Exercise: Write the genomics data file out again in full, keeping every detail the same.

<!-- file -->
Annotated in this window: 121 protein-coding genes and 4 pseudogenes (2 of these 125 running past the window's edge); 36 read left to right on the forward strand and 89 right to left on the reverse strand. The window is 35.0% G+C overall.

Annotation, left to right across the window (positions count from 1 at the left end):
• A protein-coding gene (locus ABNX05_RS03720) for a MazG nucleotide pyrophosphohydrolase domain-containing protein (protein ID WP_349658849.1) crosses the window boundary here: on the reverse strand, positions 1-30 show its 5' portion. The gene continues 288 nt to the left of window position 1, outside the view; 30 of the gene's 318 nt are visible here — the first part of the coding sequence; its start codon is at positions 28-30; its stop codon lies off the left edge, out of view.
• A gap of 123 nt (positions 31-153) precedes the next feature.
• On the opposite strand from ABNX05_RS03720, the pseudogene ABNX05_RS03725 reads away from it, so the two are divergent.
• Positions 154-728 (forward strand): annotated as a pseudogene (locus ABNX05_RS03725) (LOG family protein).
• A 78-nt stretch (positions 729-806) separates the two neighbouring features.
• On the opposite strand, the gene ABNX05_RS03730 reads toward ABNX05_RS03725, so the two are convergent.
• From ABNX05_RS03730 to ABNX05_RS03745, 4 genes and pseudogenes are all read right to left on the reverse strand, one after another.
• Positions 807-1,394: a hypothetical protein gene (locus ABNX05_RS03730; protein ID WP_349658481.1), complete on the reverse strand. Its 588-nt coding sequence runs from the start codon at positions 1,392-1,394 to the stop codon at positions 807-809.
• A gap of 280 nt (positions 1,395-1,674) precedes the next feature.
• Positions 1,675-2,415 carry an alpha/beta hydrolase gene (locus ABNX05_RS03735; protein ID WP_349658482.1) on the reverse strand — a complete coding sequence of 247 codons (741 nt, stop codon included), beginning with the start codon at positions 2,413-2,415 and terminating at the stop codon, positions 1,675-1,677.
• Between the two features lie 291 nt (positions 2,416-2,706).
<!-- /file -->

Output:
Annotated in this window: 121 protein-coding genes and 4 pseudogenes (2 of these 125 running past the window's edge); 36 read left to right on the forward strand and 89 right to left on the reverse strand. The window is 35.0% G+C overall.

Annotation, left to right across the window (positions count from 1 at the left end):
• A protein-coding gene (locus ABNX05_RS03720) for a MazG nucleotide pyrophosphohydrolase domain-containing protein (protein ID WP_349658849.1) crosses the window boundary here: on the reverse strand, positions 1-30 show its 5' portion. The gene continues 288 nt to the left of window position 1, outside the view; 30 of the gene's 318 nt are visible here — the first part of the coding sequence; its start codon is at positions 28-30; its stop codon lies off the left edge, out of view.
• A gap of 123 nt (positions 31-153) precedes the next feature.
• On the opposite strand from ABNX05_RS03720, the pseudogene ABNX05_RS03725 reads away from it, so the two are divergent.
• Positions 154-728 (forward strand): annotated as a pseudogene (locus ABNX05_RS03725) (LOG family protein).
• A 78-nt stretch (positions 729-806) separates the two neighbouring features.
• On the opposite strand, the gene ABNX05_RS03730 reads toward ABNX05_RS03725, so the two are convergent.
• From ABNX05_RS03730 to ABNX05_RS03745, 4 genes and pseudogenes are all read right to left on the reverse strand, one after another.
• Positions 807-1,394: a hypothetical protein gene (locus ABNX05_RS03730; protein ID WP_349658481.1), complete on the reverse strand. Its 588-nt coding sequence runs from the start codon at positions 1,392-1,394 to the stop codon at positions 807-809.
• A gap of 280 nt (positions 1,395-1,674) precedes the next feature.
• Positions 1,675-2,415 carry an alpha/beta hydrolase gene (locus ABNX05_RS03735; protein ID WP_349658482.1) on the reverse strand — a complete coding sequence of 247 codons (741 nt, stop codon included), beginning with the start codon at positions 2,413-2,415 and terminating at the stop codon, positions 1,675-1,677.
• Between the two features lie 291 nt (positions 2,416-2,706).